The solution can be expressed in terms of a series. a "holding back force" F is postulated at the node immediately adjacent to the crack tip node. The crack growth is simulated by releasing the nodal constraints along the pre-defined crack path at a given crack speed.J'.]". and Cv is determined from Eqn (22) at a = ao. For the next step. The interval for the first wave arrival at the crack tip is given by a. ~ = a/Cv and Cv is determined from Eqn (12) at a = ao.IX. transient behaviour is again observed when the crack initiates at a finite length..J'M'M N. In this node release technique.. G. In the finite element analysis.~<1 ~ x.a ". ~2 in Eqn (27) is negligible.N". the static solution is always obtained prior to the crack initiation.~)) G=Go(1 +az) 1 -~) (27) where Go = E/8m(vo/ao) 2. A s c h e m a t i c finite element mesh of T D C B specimen. . Equation (27) becomes analogous to the transient solution of a parallel strip under axial loading [7].. = ao ~ _ ~) (28) where ~ = d/Cv. Some modifications were made for the present calculations.d"a "4~__M_"4" . 3. giving a step-wise decrease of the dynamic G. A two-dimensional plane stress FE model for the TDCB specimen (Fig. the equation of motion in the two-dimensional domain is solved by an iterative time integration scheme. and decays linearly from the initial value to zero as the crack tip propagates from the released node to the crack tip node. Repeating this procedure gives G-values at various crack lengths.I'MM'M'M ". W a n g a n d J. 2) was set-up with a total of 3208 d.a~".4 ". 2. Under fixed displacement rate control.f. as expected since both the geometries have a linear compliance with respect to crack length.s'4 ~'. However the transient solution cannot be obtained in this case apart from that the dynamic G will oscillate about the steady-state solution as a result of wave reflections. Given a fixed displacement Vo.4"4". Williams. . [-7]. when ao < a < al.[/]x.J'Q". When ~ is small.r'. Linear triangular elements with equally distributed lump masses were used with in a nominal element size of 2 mm. N U M E R I C A L A finite element analysis of high speed TDCB tests was carried out using a F O R T R A N programme written by Keegstra [5]. ~ . the transient energy release rate at each step can be estimated by averaging the steady-state solution during the wave reflection period. ao takes the value of al and a new G-value can be determined. then remain more or less constant until the first reflected wave arrives. The dynamic G is then computed through the total energy balance and the work done by the "holding back force". Following the method used in Ref. Once the crack starts to propagate. The static G-values were also calculated via the virtual crack closure method [14] and the results were compared with that of the beam analysis.s'. The dynamic G-values were computed for both steady-state and transient crack propagations discussed in the early section.]M"OM'MM'M'M "xlM'NI'M"xlN N N NI'M N I ' x l N f M _ ~ N N N N ~ r'.. a l = a0 ((1 + ~)/(1 . ! ~ _ " 4 _ " 4 _ " 4 ~ ~ L=300 mm Fig. Both the schemes should give the same G-values. Small viscous damping was applied in the region of the beam ahead of the e j v0 A l . Another drop of the G-value will take place to accommodate the new boundary condition brought back by the stress wave. And this behaviour is repeated for further crack extension.1078 Y.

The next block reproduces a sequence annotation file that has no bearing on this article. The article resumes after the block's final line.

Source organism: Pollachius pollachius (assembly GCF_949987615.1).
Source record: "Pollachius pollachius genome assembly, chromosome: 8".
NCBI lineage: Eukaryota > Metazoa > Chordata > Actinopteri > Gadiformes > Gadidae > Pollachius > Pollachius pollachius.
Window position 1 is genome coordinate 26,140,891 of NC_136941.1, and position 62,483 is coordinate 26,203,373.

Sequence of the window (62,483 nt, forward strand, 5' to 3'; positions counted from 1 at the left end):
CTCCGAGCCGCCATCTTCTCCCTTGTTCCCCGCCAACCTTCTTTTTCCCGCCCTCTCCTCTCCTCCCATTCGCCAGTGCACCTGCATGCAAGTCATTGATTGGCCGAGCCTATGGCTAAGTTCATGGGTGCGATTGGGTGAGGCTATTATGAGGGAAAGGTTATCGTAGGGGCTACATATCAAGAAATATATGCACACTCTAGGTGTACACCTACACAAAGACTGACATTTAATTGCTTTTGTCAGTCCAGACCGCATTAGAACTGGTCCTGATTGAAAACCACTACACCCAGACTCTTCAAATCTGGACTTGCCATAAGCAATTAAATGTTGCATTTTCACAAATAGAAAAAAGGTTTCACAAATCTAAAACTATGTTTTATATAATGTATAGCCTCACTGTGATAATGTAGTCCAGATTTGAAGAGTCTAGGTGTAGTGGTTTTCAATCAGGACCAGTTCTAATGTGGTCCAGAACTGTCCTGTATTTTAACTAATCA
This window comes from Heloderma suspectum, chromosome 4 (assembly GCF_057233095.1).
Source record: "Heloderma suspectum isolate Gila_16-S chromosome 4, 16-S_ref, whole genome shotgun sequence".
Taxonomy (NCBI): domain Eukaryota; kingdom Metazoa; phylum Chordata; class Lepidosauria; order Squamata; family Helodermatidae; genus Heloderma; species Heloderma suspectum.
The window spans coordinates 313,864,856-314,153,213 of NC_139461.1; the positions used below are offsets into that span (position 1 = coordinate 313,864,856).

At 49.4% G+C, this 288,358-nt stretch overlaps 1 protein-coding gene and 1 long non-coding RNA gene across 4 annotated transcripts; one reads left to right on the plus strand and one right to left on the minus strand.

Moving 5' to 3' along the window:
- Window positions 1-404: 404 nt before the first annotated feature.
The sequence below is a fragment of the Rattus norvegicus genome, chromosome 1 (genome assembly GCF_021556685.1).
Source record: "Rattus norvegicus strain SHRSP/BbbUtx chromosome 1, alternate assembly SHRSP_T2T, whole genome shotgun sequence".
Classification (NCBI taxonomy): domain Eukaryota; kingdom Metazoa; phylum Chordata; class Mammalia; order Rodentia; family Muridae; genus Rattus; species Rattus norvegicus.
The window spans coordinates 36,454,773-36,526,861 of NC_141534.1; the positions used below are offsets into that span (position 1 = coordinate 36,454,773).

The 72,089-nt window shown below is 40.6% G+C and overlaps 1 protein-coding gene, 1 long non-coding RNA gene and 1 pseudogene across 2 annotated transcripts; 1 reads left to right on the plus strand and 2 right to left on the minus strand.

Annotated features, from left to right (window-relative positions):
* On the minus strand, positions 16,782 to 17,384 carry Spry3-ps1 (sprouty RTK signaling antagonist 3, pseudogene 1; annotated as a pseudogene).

the solution will stabilize at a > 50 mm. The damping takes the simple form of/3 [k].1.Dynamic crack growth Table 1.2. where [k] is the stiffness matrix and/3 the Rayleigh damping factor. The details of the material properties and dimensions are given in Table 1. the applied load is constant.1 was appropriate. The force at the loading point computed by the finite element compares very well with that of the beam solution. The dissipated work done by the damping force was also included in the total energy balance for G calculations. Static analysis First a static stress analysis was carried out via the finite element method. It was found that /3 ~ 0. This is clearly due to the change of the boundary condition. As mentioned earlier. L. The boundary conditions of the beam are shown in Fig.5 Cims 1) 5073 L(mm) 300 1079 Note: the constant rn = 2.5a2) l/a B(mm) 12. Again good agreement between the finite element and beam theory was found. the compliance of the beam is 4m c = g k a. In general. 4. On the other hand. Dynamic crack propagations at speeds ranging from 100 to 1000 ms -1 are examined in order to see the dynamic effect. for which is often used in adhesive joint tests. The longer the crack length. According to Eqn (20). 4. However as the crack approached to the free end (a > 250 mm). 2. the initial crack length ao was set to a very small value (one element length) to approximate the steady-state condition (ao = 0). is 300 mm. the better the agreement. the dynamic G vanishes at a ~ 50 mm. 500 and 1000 m s 1). and the thickness h varies along with crack length. It can be seen that the steady-state solution is indeed a good approximation to the behaviour. Three sets of the finite element results for dynamic crack growth under fixed displacement rate control are also presented (Figs 8-10). The compliance of the beam was calculated at various crack lengths with a fixed displacement vo = 0. When the remaining ligament on the crack path gets very short. under fixed displacement rate control. the assumption of the clamped end condition is no longer valid and large shear deformation and rotation will occur. the discrepancy at very short crack length (a < 30 mm) can be attributed to: (1) beam theory is not applicable for short beam as the effect of shear deformation becomes more pronounced. The results are presented in Figs 5-7 in terms of G/Gs vs a. resulting in a sharp increase in the compliance and static G-values (Fig. a is the crack length. which is also clearly predicted by the finite element (Fig. The discrepancy immediately after the onset of crack growth is due to possible spurious stress waves generated by the irregular finite element mesh in the region as well as the reasons mentioned in the previous section. the finite element predicted good compliance values even at short crack lengths (Fig. From beam theory. at fi = 1000 m s. The total length of the specimen. Steady-state analysis The dynamic G-values of steady state crack growth under fixed displacement control were computed at three different crack speeds (200.3 p(kgm z) 2720 h(a)(mm) (1. The material of the TDCB specimen in the present analysis is an aluminium alloy. (2) triangular finite elements tend to be over-stiff and (3) only a small number of elements employed in the region will usually underestimate the beam compliance. R E S U L T S 4. 10). 3). 4). a large discrepancy was seen.1. The beam solution shows that for crack speeds less than 200 m s-1 the behaviour is quasi-static. Material properties and dimensions of the specimen E(GPa) 70 v 0. In the computation. (a9) Compared with Eqn (29). They cover the range of crack speeds usually seen in practical tests. as shown in Fig. crack tip to reduce the effect of stress waves reflected from the free end [9].5 mm applied at the loading end. I1 for .